China declares it will meet ‘halfway’ with Australia after meeting between Penny Wong

China has insisted it is “willing to properly resolve differences” with Australia and meet “halfway” following another face-to-face meeting between its foreign ministers.

The Albanese Government worked hard and restarted communications with Beijing after coming into power in May as it tried to mend the fractured relationship.

The partnership between the two nations turned sour more than two years ago and sanctions were slapped against Australian industries when former prime minister Scott Morrison led calls for an inquiry into the origin of COVID-19.

Four months on, Labor’s persistence has appeared to pay off with the Chinese Ministry of Foreign Affairs releasing a positive statement on the meeting with Australian Foreign Minister Penny Wong and her counterpart Wang Yi.

The pair met in New York last week for a second meeting in two months where they discussed a range of topics concerning their countries.

Mr Yi declared China and Australia should become “more mature, stable, resilient and no accident” on the 50th anniversary of the establishment of diplomatic relations.

“This serves the interests of both sides and is also the expectation of the two peoples,” the release from his department read.

“The Chinese side is willing to conscientiously summarize and sort out experience with the Australian side, properly resolve differences, and promote the healthy and stable development of bilateral relations.”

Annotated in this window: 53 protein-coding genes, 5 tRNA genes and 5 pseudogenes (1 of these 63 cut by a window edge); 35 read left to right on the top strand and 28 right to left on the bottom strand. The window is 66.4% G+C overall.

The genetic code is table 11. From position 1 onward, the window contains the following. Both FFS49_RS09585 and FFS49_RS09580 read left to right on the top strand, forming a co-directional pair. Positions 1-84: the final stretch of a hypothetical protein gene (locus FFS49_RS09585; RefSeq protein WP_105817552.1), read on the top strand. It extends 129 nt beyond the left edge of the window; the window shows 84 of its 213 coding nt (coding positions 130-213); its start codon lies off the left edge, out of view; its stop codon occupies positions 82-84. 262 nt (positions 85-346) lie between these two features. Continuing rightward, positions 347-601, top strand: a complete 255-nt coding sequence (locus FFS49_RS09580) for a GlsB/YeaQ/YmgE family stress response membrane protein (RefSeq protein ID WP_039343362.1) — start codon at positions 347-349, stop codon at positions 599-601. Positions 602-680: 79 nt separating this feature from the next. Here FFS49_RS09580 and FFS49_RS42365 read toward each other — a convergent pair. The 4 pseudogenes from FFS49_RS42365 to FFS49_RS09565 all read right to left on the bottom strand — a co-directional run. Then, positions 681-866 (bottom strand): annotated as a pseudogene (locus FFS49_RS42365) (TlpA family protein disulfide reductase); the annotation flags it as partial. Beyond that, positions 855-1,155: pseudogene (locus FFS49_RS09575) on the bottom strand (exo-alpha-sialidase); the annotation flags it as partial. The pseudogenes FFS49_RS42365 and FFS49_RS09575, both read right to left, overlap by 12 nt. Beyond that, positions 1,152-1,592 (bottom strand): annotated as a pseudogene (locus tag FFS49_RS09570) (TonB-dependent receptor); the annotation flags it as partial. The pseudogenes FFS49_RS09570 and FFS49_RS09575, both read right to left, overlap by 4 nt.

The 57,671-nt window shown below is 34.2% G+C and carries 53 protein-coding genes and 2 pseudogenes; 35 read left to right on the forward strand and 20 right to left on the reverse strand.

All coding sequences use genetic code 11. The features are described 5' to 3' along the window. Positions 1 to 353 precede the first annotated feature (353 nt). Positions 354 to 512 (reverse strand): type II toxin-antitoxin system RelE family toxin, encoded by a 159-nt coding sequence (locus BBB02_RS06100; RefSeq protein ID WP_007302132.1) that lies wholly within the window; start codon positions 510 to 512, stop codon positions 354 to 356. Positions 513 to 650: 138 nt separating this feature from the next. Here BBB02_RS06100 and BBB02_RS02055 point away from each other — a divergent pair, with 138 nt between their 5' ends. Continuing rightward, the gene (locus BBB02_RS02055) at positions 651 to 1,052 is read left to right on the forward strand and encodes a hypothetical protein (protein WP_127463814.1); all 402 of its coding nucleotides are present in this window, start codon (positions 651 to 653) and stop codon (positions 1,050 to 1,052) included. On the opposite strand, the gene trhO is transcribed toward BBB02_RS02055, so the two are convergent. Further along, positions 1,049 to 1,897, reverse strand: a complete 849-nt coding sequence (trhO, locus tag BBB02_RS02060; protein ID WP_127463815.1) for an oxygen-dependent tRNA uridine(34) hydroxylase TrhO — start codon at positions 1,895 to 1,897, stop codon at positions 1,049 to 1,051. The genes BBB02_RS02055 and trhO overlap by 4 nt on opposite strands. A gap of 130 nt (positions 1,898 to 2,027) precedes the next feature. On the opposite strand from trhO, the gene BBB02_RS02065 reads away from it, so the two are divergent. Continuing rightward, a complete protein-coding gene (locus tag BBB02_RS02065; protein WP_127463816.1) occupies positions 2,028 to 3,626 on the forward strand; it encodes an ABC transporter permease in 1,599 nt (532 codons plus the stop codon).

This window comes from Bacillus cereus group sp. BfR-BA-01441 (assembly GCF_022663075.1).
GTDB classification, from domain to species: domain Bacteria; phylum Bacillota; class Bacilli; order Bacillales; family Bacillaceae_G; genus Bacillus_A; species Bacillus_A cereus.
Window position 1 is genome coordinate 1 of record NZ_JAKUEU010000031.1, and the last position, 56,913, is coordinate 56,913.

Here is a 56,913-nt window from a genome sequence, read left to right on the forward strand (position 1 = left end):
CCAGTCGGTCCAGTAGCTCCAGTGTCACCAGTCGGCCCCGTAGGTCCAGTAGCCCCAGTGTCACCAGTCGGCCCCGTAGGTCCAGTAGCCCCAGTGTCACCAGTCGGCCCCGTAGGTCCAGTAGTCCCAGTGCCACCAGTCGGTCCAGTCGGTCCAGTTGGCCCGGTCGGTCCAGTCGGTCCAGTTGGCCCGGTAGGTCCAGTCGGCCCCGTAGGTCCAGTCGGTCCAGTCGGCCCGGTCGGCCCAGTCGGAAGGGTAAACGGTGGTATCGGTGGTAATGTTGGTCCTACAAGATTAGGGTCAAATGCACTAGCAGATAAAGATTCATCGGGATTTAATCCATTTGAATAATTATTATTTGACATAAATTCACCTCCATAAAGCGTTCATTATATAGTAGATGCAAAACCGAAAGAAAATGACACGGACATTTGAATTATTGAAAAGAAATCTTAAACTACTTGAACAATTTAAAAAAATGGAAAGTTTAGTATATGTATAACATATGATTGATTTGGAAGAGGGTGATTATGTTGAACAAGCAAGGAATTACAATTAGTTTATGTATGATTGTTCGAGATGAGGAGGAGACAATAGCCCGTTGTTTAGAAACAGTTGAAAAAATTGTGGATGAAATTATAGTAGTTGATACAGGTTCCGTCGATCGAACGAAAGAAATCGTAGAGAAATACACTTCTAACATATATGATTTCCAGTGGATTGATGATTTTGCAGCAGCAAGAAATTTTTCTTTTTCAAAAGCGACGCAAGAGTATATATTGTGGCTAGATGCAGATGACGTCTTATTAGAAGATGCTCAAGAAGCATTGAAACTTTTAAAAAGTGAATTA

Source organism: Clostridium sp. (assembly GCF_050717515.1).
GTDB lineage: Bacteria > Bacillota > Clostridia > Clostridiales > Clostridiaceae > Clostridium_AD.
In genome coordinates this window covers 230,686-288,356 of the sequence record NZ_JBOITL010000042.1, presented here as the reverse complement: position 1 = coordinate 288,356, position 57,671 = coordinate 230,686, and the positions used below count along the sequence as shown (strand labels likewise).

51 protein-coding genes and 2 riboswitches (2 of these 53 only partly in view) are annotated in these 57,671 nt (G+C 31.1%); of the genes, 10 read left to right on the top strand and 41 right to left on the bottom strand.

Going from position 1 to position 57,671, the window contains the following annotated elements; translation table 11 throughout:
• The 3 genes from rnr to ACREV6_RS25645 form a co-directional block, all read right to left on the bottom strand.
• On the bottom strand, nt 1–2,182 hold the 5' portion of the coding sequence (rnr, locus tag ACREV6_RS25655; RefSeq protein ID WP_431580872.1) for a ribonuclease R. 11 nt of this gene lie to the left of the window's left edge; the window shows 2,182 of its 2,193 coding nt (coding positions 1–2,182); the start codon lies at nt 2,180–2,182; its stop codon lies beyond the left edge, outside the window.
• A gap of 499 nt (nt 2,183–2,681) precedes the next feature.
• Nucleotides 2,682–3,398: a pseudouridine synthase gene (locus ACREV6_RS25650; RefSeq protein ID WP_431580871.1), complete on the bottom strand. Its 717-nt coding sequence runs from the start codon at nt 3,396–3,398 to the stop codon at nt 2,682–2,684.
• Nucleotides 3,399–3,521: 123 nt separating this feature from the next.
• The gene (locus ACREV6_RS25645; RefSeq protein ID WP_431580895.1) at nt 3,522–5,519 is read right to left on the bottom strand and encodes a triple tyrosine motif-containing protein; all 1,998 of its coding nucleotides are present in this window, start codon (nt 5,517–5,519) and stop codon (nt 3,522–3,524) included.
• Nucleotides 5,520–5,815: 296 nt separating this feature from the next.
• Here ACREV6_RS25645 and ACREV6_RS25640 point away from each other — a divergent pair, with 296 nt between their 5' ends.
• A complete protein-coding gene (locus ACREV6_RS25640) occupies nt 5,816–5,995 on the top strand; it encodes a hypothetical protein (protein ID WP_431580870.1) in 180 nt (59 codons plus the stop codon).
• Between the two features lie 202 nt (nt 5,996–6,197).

The statement also told how Senator Wong expressed Australia was willing to “develop a stable, mutually beneficial and productive relationship based on mutual respect”.

“She is willing to take the 50th anniversary of the establishment of diplomatic relations as an opportunity, with a calm and forward-looking attitude, to communicate candidly with the Chinese side, carry out constructive exchanges, and advance the Australia-China comprehensive strategic partnership,” it said.

Beijing then touched on the trade between the countries, which has been hampered by the sanctions, where Mr Yi insisted he is open to building an “open world economy”.

“Wang Yi stressed that China firmly supports trade liberalization and facilitation, and is committed to building a higher-level open economic system and building an open world economy,” the statement continued.

“All parties should carry forward the purposes and principles of the UN Charter, abide by international law and basic norms governing international relations, and play the core role of the UN.”

Senator Wong also addressed China during her speech at the UN General Assembly in The Big Apple where she urged the nation to intervene in the Russia/Ukraine war.

Last week, Russian President Vladimir Putin ordered a partial military operation, the first since World War II, in a bid to change the course of the seven-month war.

The leader also warned he would use “all means available to us”, including nuclear force, to “protect our people if the integrity of our country is threatened”.

The Foreign Minister stressed the world cannot be passive when “big powers flout the rules” – an obvious swipe at Moscow and President Putin.

“The world does look to China as a great power and as a permanent member of the Security Council, to exercise influence that it has in relation to Russia to end an illegal and immoral war,” Ms Wong said.

“We would continue to urge China to show that leadership.

“It is especially important for countries that play leading roles in international fora, and countries with influence on Russia, to exert their influence to end this war.

“In this, the world looks to China, a great power, a Permanent Member of the Security Council, with a ‘no limits partnership’ with Russia.”